In some companies, foreigners get paid in cash. That's a lot of dough come pay day.
Employees are led one by one into a back room or the finance office and are handed a thick brown envelope full of red Chaiman Maos.
And then other companies have become more sophisticated with direct bank deposits. But your salary isn't put into your bank account. Your employer issues you a bank card with whichever bank the company banks with and puts the money in there.
So with my first company, it was with China Merchant's Bank. But then where I lived was near a Bank of Beijing with whom I had to open a bank account in order to pay telephone and electricity bills. OK, I think I can handle that.
And now my new employer also uses Bank of Beijing. So I told the HR woman that I already had an existing account so could I let her know the account number?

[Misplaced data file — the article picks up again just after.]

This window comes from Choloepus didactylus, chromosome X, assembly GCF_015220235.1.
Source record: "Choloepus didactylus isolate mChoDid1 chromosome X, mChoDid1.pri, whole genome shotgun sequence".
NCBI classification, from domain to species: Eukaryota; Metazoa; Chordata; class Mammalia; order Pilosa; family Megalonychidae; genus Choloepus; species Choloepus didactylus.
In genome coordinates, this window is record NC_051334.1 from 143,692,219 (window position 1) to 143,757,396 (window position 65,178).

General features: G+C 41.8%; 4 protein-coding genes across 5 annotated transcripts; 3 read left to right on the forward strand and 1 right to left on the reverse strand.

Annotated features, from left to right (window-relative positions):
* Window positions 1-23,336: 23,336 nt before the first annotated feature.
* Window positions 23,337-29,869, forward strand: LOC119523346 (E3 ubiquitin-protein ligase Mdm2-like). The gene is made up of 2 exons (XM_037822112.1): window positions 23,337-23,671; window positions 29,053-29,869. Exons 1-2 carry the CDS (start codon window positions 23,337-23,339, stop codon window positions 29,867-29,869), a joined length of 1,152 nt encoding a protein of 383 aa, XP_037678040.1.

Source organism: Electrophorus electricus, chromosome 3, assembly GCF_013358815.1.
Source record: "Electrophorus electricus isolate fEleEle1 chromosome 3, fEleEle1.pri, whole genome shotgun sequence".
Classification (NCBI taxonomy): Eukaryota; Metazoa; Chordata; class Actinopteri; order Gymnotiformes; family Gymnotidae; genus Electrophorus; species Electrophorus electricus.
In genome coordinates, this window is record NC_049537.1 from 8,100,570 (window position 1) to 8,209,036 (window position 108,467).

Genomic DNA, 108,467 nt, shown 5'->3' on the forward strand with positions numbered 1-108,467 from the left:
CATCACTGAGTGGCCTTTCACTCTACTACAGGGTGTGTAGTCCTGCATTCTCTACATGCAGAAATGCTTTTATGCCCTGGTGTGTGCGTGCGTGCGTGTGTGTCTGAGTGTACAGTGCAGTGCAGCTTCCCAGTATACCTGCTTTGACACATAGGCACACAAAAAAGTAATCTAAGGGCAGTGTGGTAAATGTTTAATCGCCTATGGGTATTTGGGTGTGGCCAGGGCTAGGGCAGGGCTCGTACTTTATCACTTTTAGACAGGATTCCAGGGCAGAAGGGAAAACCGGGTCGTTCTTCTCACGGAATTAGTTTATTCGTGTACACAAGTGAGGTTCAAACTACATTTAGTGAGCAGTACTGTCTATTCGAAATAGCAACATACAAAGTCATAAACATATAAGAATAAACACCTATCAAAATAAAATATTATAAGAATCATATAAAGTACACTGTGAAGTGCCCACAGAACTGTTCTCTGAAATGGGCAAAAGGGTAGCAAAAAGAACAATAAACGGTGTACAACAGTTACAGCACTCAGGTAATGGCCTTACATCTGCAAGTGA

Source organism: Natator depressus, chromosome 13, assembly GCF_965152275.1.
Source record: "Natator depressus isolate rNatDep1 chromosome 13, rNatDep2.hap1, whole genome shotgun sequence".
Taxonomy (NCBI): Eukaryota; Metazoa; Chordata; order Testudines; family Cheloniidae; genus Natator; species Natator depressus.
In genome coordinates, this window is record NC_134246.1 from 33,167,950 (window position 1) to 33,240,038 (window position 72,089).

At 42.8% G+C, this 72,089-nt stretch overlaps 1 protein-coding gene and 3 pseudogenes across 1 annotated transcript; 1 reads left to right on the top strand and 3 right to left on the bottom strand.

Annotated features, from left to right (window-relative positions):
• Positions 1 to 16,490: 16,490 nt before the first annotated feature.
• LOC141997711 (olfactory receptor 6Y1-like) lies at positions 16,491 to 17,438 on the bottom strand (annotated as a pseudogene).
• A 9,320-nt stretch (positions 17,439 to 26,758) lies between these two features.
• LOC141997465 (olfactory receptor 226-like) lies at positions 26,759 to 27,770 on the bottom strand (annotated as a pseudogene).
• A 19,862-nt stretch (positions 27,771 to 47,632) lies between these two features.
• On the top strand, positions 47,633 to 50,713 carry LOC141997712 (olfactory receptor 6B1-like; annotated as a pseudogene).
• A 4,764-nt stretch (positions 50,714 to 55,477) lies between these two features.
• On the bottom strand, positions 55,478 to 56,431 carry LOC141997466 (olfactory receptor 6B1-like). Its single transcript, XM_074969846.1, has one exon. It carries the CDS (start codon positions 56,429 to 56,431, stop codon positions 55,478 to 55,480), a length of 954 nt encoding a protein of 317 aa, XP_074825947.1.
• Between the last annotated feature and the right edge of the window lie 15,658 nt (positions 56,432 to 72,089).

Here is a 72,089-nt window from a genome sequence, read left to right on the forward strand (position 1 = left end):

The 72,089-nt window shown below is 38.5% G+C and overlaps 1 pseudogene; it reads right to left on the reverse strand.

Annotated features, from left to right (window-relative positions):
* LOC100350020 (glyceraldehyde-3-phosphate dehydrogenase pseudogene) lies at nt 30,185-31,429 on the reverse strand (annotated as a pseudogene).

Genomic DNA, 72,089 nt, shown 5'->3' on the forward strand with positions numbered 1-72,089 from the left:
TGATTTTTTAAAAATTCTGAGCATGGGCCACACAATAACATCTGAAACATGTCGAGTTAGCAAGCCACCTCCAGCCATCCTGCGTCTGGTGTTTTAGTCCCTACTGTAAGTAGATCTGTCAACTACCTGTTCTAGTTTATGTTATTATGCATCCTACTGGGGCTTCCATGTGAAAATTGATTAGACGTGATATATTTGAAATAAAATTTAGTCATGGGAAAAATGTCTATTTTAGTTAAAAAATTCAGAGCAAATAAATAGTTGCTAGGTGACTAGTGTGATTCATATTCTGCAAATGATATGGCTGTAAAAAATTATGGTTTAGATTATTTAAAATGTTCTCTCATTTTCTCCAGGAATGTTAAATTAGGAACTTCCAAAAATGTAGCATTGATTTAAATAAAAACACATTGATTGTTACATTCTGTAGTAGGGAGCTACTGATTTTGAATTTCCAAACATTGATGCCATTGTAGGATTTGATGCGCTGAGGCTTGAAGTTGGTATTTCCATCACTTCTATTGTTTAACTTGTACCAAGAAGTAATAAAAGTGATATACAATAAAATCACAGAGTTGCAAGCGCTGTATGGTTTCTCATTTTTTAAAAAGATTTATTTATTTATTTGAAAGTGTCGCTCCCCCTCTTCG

"No that's not necessary," she said. "The company will issue you another bank card."
Thinking she didn't quite understand, I repeated what I said, but she shook her head. "No the company issues everyone a bank card. I don't know why but in the time I've been here, the company has issued me five bank cards."
"So you have five bank accounts with the Bank of Beijing?" I asked.
She smiled, nodded and walked off.
How crazy is that? And how does everyone in China keep track of all their accounts if they potentially have more than one with the same bank?
While Chinese banks can boast having the largest number of accounts in the world, surely they're some of the most inefficient, creating serious accounting problems.
This shows the Chinese banking system is still highly bureaucratic, or finance departments of companies are too lazy to try to pay its staff in their preferred bank accounts.